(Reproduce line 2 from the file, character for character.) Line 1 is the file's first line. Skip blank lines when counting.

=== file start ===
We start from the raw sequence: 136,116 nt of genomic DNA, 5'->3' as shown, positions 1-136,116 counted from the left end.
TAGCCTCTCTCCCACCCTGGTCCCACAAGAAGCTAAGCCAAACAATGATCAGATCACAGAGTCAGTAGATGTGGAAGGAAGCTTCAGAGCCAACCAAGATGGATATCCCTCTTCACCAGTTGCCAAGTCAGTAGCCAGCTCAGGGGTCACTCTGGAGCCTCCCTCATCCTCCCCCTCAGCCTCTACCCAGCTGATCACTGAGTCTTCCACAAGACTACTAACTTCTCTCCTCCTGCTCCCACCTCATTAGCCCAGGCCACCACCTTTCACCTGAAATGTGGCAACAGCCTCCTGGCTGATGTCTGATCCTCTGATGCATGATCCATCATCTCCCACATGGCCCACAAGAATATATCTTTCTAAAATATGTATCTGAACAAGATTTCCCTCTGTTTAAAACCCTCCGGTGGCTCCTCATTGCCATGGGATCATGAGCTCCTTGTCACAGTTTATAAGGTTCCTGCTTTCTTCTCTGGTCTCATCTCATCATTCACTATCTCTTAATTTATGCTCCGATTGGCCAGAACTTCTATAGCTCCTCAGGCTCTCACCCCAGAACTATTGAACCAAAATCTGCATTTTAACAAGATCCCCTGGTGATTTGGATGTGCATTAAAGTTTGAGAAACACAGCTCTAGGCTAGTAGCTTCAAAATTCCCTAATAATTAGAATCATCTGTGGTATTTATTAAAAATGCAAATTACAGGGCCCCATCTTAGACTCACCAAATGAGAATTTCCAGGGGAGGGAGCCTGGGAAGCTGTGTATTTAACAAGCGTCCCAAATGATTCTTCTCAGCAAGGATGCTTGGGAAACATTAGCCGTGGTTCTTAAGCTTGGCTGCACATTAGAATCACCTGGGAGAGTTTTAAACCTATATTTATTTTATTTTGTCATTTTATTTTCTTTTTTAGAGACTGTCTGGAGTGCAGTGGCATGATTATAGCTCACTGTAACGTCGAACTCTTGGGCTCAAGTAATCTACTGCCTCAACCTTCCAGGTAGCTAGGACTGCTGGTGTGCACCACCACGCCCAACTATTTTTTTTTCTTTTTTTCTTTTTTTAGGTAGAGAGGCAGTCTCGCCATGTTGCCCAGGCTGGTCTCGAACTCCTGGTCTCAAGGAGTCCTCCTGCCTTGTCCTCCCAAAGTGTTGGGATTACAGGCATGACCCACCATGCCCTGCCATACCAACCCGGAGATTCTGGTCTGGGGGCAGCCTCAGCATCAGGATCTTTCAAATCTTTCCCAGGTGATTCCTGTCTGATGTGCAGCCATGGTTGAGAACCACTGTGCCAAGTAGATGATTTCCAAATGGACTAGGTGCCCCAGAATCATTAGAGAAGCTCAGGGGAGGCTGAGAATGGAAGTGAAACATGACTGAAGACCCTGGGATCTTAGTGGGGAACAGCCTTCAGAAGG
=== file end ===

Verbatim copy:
TAGCCTCTCTCCCACCCTGGTCCCACAAGAAGCTAAGCCAAACAATGATCAGATCACAGAGTCAGTAGATGTGGAAGGAAGCTTCAGAGCCAACCAAGATGGATATCCCTCTTCACCAGTTGCCAAGTCAGTAGCCAGCTCAGGGGTCACTCTGGAGCCTCCCTCATCCTCCCCCTCAGCCTCTACCCAGCTGATCACTGAGTCTTCCACAAGACTACTAACTTCTCTCCTCCTGCTCCCACCTCATTAGCCCAGGCCACCACCTTTCACCTGAAATGTGGCAACAGCCTCCTGGCTGATGTCTGATCCTCTGATGCATGATCCATCATCTCCCACATGGCCCACAAGAATATATCTTTCTAAAATATGTATCTGAACAAGATTTCCCTCTGTTTAAAACCCTCCGGTGGCTCCTCATTGCCATGGGATCATGAGCTCCTTGTCACAGTTTATAAGGTTCCTGCTTTCTTCTCTGGTCTCATCTCATCATTCACTATCTCTTAATTTATGCTCCGATTGGCCAGAACTTCTATAGCTCCTCAGGCTCTCACCCCAGAACTATTGAACCAAAATCTGCATTTTAACAAGATCCCCTGGTGATTTGGATGTGCATTAAAGTTTGAGAAACACAGCTCTAGGCTAGTAGCTTCAAAATTCCCTAATAATTAGAATCATCTGTGGTATTTATTAAAAATGCAAATTACAGGGCCCCATCTTAGACTCACCAAATGAGAATTTCCAGGGGAGGGAGCCTGGGAAGCTGTGTATTTAACAAGCGTCCCAAATGATTCTTCTCAGCAAGGATGCTTGGGAAACATTAGCCGTGGTTCTTAAGCTTGGCTGCACATTAGAATCACCTGGGAGAGTTTTAAACCTATATTTATTTTATTTTGTCATTTTATTTTCTTTTTTAGAGACTGTCTGGAGTGCAGTGGCATGATTATAGCTCACTGTAACGTCGAACTCTTGGGCTCAAGTAATCTACTGCCTCAACCTTCCAGGTAGCTAGGACTGCTGGTGTGCACCACCACGCCCAACTATTTTTTTTTCTTTTTTTCTTTTTTTAGGTAGAGAGGCAGTCTCGCCATGTTGCCCAGGCTGGTCTCGAACTCCTGGTCTCAAGGAGTCCTCCTGCCTTGTCCTCCCAAAGTGTTGGGATTACAGGCATGACCCACCATGCCCTGCCATACCAACCCGGAGATTCTGGTCTGGGGGCAGCCTCAGCATCAGGATCTTTCAAATCTTTCCCAGGTGATTCCTGTCTGATGTGCAGCCATGGTTGAGAACCACTGTGCCAAGTAGATGATTTCCAAATGGACTAGGTGCCCCAGAATCATTAGAGAAGCTCAGGGGAGGCTGAGAATGGAAGTGAAACATGACTGAAGACCCTGGGATCTTAGTGGGGAACAGCCTTCAGAAGG